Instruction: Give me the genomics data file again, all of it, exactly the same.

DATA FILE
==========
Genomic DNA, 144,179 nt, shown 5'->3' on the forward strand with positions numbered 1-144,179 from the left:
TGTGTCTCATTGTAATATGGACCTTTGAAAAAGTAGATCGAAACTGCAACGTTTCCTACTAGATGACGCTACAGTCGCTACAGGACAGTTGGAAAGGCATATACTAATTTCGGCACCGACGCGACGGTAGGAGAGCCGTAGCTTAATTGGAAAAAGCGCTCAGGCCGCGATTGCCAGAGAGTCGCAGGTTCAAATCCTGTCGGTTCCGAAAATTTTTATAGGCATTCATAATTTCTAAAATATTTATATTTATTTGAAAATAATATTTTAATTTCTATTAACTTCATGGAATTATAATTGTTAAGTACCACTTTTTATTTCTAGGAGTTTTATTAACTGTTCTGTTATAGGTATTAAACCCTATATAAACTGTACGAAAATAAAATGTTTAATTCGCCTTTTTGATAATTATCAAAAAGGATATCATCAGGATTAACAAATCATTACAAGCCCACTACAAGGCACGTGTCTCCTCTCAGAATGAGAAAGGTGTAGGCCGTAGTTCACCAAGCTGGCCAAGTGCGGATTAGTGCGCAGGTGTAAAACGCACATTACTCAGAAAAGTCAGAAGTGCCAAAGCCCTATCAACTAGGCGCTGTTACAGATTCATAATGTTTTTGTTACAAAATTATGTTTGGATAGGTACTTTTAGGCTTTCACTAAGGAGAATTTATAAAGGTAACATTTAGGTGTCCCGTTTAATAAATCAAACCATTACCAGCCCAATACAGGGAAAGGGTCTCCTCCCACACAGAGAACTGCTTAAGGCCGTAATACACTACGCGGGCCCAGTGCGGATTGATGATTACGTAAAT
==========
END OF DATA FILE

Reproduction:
Genomic DNA, 144,179 nt, shown 5'->3' on the forward strand with positions numbered 1-144,179 from the left:
TGTGTCTCATTGTAATATGGACCTTTGAAAAAGTAGATCGAAACTGCAACGTTTCCTACTAGATGACGCTACAGTCGCTACAGGACAGTTGGAAAGGCATATACTAATTTCGGCACCGACGCGACGGTAGGAGAGCCGTAGCTTAATTGGAAAAAGCGCTCAGGCCGCGATTGCCAGAGAGTCGCAGGTTCAAATCCTGTCGGTTCCGAAAATTTTTATAGGCATTCATAATTTCTAAAATATTTATATTTATTTGAAAATAATATTTTAATTTCTATTAACTTCATGGAATTATAATTGTTAAGTACCACTTTTTATTTCTAGGAGTTTTATTAACTGTTCTGTTATAGGTATTAAACCCTATATAAACTGTACGAAAATAAAATGTTTAATTCGCCTTTTTGATAATTATCAAAAAGGATATCATCAGGATTAACAAATCATTACAAGCCCACTACAAGGCACGTGTCTCCTCTCAGAATGAGAAAGGTGTAGGCCGTAGTTCACCAAGCTGGCCAAGTGCGGATTAGTGCGCAGGTGTAAAACGCACATTACTCAGAAAAGTCAGAAGTGCCAAAGCCCTATCAACTAGGCGCTGTTACAGATTCATAATGTTTTTGTTACAAAATTATGTTTGGATAGGTACTTTTAGGCTTTCACTAAGGAGAATTTATAAAGGTAACATTTAGGTGTCCCGTTTAATAAATCAAACCATTACCAGCCCAATACAGGGAAAGGGTCTCCTCCCACACAGAGAACTGCTTAAGGCCGTAATACACTACGCGGGCCCAGTGCGGATTGATGATTACGTAAAT